We are always pleased to feature local writers, and this review of the life and work of John Lloyd will be of particular interest to people who know him from his Anstruther days and have followed his career as foreign correspondent, journalist and editor.
Rosemary Goring’s Scotland: Her Story offers a new perspective on Scotland’s history drawn from records, diaries and memoirs that tell the story of the nation through the lives of women down the centuries.
Lissa Evans’s novels sound like ideal summer reading. According to The Independent’s reviewer she is ‘that rarest of gems amongst writers: not just a real storyteller, but one who makes the entire process seem effortlessly simple’.
Paul Auster worked on his huge novel 4 3 2 1 seven days a week for three years writing in longhand. It was shortlisted for the 2017 Man Booker Prize.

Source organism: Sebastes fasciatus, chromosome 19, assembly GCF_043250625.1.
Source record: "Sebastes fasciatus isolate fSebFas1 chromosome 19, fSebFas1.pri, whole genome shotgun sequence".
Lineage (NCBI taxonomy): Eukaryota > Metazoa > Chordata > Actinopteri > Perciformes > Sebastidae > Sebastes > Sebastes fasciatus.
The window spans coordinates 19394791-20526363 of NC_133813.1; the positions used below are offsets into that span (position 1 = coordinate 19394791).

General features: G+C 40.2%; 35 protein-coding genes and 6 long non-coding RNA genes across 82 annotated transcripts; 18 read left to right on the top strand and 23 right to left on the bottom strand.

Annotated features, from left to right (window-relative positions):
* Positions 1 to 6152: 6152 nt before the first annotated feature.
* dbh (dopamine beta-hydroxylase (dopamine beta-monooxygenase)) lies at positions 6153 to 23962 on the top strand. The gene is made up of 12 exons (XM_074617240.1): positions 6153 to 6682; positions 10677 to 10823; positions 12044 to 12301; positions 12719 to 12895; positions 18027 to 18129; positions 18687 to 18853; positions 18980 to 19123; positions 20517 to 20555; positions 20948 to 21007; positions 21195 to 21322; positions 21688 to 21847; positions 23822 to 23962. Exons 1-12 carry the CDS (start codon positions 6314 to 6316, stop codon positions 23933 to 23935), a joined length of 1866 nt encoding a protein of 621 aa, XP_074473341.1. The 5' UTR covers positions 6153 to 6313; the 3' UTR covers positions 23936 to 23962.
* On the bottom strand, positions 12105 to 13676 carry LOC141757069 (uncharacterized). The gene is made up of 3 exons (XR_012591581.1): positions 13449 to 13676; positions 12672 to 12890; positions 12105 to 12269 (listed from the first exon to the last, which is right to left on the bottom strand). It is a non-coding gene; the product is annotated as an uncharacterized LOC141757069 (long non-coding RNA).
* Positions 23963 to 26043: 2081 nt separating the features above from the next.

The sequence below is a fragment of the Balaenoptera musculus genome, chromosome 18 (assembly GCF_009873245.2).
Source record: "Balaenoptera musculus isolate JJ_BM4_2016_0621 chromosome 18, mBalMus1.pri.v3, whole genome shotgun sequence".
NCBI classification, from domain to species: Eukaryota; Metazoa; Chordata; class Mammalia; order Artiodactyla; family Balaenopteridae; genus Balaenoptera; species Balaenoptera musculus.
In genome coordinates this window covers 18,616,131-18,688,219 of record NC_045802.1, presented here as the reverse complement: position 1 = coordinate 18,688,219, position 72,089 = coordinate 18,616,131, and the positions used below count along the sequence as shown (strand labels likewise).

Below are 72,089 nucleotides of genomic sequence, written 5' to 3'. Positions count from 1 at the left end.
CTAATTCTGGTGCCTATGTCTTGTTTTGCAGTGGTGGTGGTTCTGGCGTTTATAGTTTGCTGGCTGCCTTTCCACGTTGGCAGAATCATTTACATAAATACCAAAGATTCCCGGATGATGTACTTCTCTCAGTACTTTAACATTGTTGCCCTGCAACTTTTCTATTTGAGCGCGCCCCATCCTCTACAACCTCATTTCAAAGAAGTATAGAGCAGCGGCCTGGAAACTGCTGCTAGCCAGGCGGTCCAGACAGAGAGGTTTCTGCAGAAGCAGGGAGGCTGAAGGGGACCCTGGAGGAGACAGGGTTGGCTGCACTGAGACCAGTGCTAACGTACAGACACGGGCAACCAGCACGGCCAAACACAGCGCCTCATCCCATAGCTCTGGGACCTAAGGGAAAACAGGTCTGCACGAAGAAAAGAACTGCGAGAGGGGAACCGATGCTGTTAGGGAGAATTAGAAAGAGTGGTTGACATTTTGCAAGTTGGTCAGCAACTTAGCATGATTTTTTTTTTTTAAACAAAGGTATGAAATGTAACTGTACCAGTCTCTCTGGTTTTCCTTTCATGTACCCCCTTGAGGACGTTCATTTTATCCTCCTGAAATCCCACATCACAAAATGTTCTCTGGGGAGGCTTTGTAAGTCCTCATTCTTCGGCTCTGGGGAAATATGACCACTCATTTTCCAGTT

In an introduction video to Vesper Flights, available on YouTube, Helen Macdonald states that her latest book represents a ‘love for the glittering world of non-human life around me’ and that the short essay form can create a ‘fierce, concentrated attention’ that longer works may not achieve.
The central character in the Old Filth trilogy (Failed in London, try Hong Kong), Sir Edward Feathers QC, has been compared in the New York Times to ‘the Dickensian pantheon of memorable characters’.
Raw Spirit, by Iain Banks, represents the satisfying combination of travelling with a purpose – searching for the perfect dram of the title.
Joanna Trollope has been writing for over 30 years, is classified as a romantic novelist and admits to being a more social than political writer.
Clare Chambers has several critically acclaimed novels of different genres behind her